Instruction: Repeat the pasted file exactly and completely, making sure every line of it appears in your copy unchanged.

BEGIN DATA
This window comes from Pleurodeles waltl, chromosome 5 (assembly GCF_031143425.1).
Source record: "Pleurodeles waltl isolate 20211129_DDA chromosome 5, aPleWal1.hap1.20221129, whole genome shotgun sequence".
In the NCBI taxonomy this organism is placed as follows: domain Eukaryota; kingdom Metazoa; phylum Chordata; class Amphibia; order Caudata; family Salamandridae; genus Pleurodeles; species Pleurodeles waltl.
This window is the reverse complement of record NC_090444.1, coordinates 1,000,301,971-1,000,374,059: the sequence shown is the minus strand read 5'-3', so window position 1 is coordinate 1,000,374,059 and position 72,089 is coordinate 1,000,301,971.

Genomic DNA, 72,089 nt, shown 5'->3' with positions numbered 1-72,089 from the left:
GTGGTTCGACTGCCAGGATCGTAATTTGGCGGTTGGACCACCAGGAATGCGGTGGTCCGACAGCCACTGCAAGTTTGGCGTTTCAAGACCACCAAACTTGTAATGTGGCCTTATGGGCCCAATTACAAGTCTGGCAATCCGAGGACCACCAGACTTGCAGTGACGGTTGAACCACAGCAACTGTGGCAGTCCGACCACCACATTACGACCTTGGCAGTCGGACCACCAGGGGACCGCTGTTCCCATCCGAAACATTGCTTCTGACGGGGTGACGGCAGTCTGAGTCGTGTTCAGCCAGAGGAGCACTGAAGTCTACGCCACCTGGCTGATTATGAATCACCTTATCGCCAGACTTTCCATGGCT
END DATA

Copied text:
This window comes from Pleurodeles waltl, chromosome 5 (assembly GCF_031143425.1).
Source record: "Pleurodeles waltl isolate 20211129_DDA chromosome 5, aPleWal1.hap1.20221129, whole genome shotgun sequence".
In the NCBI taxonomy this organism is placed as follows: domain Eukaryota; kingdom Metazoa; phylum Chordata; class Amphibia; order Caudata; family Salamandridae; genus Pleurodeles; species Pleurodeles waltl.
This window is the reverse complement of record NC_090444.1, coordinates 1,000,301,971-1,000,374,059: the sequence shown is the minus strand read 5'-3', so window position 1 is coordinate 1,000,374,059 and position 72,089 is coordinate 1,000,301,971.

Genomic DNA, 72,089 nt, shown 5'->3' with positions numbered 1-72,089 from the left:
GTGGTTCGACTGCCAGGATCGTAATTTGGCGGTTGGACCACCAGGAATGCGGTGGTCCGACAGCCACTGCAAGTTTGGCGTTTCAAGACCACCAAACTTGTAATGTGGCCTTATGGGCCCAATTACAAGTCTGGCAATCCGAGGACCACCAGACTTGCAGTGACGGTTGAACCACAGCAACTGTGGCAGTCCGACCACCACATTACGACCTTGGCAGTCGGACCACCAGGGGACCGCTGTTCCCATCCGAAACATTGCTTCTGACGGGGTGACGGCAGTCTGAGTCGTGTTCAGCCAGAGGAGCACTGAAGTCTACGCCACCTGGCTGATTATGAATCACCTTATCGCCAGACTTTCCATGGCT